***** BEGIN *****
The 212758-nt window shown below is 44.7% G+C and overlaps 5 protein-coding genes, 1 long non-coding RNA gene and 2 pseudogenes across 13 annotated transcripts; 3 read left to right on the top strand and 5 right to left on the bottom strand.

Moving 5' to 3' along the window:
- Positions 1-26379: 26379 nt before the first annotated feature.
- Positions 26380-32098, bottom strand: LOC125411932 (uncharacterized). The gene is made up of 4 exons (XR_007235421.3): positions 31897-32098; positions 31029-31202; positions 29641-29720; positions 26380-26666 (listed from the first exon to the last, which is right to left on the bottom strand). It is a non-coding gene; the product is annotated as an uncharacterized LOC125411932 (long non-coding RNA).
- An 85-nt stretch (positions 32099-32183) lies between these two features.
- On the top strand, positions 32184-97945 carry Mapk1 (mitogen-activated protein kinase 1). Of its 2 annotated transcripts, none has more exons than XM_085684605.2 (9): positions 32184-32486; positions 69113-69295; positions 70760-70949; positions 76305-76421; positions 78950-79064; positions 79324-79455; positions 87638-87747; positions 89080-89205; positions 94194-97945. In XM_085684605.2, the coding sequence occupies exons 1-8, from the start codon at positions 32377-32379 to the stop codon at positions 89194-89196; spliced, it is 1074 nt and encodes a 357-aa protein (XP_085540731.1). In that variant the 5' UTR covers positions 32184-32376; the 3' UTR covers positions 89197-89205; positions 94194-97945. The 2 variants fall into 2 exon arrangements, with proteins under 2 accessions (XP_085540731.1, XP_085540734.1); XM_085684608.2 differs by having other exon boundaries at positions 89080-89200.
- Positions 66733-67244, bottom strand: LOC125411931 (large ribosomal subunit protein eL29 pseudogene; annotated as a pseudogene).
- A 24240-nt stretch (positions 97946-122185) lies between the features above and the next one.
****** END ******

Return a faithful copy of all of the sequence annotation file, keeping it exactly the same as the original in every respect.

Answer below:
The 212758-nt window shown below is 44.7% G+C and overlaps 5 protein-coding genes, 1 long non-coding RNA gene and 2 pseudogenes across 13 annotated transcripts; 3 read left to right on the top strand and 5 right to left on the bottom strand.

Moving 5' to 3' along the window:
- Positions 1-26379: 26379 nt before the first annotated feature.
- Positions 26380-32098, bottom strand: LOC125411932 (uncharacterized). The gene is made up of 4 exons (XR_007235421.3): positions 31897-32098; positions 31029-31202; positions 29641-29720; positions 26380-26666 (listed from the first exon to the last, which is right to left on the bottom strand). It is a non-coding gene; the product is annotated as an uncharacterized LOC125411932 (long non-coding RNA).
- An 85-nt stretch (positions 32099-32183) lies between these two features.
- On the top strand, positions 32184-97945 carry Mapk1 (mitogen-activated protein kinase 1). Of its 2 annotated transcripts, none has more exons than XM_085684605.2 (9): positions 32184-32486; positions 69113-69295; positions 70760-70949; positions 76305-76421; positions 78950-79064; positions 79324-79455; positions 87638-87747; positions 89080-89205; positions 94194-97945. In XM_085684605.2, the coding sequence occupies exons 1-8, from the start codon at positions 32377-32379 to the stop codon at positions 89194-89196; spliced, it is 1074 nt and encodes a 357-aa protein (XP_085540731.1). In that variant the 5' UTR covers positions 32184-32376; the 3' UTR covers positions 89197-89205; positions 94194-97945. The 2 variants fall into 2 exon arrangements, with proteins under 2 accessions (XP_085540731.1, XP_085540734.1); XM_085684608.2 differs by having other exon boundaries at positions 89080-89200.
- Positions 66733-67244, bottom strand: LOC125411931 (large ribosomal subunit protein eL29 pseudogene; annotated as a pseudogene).
- A 24240-nt stretch (positions 97946-122185) lies between the features above and the next one.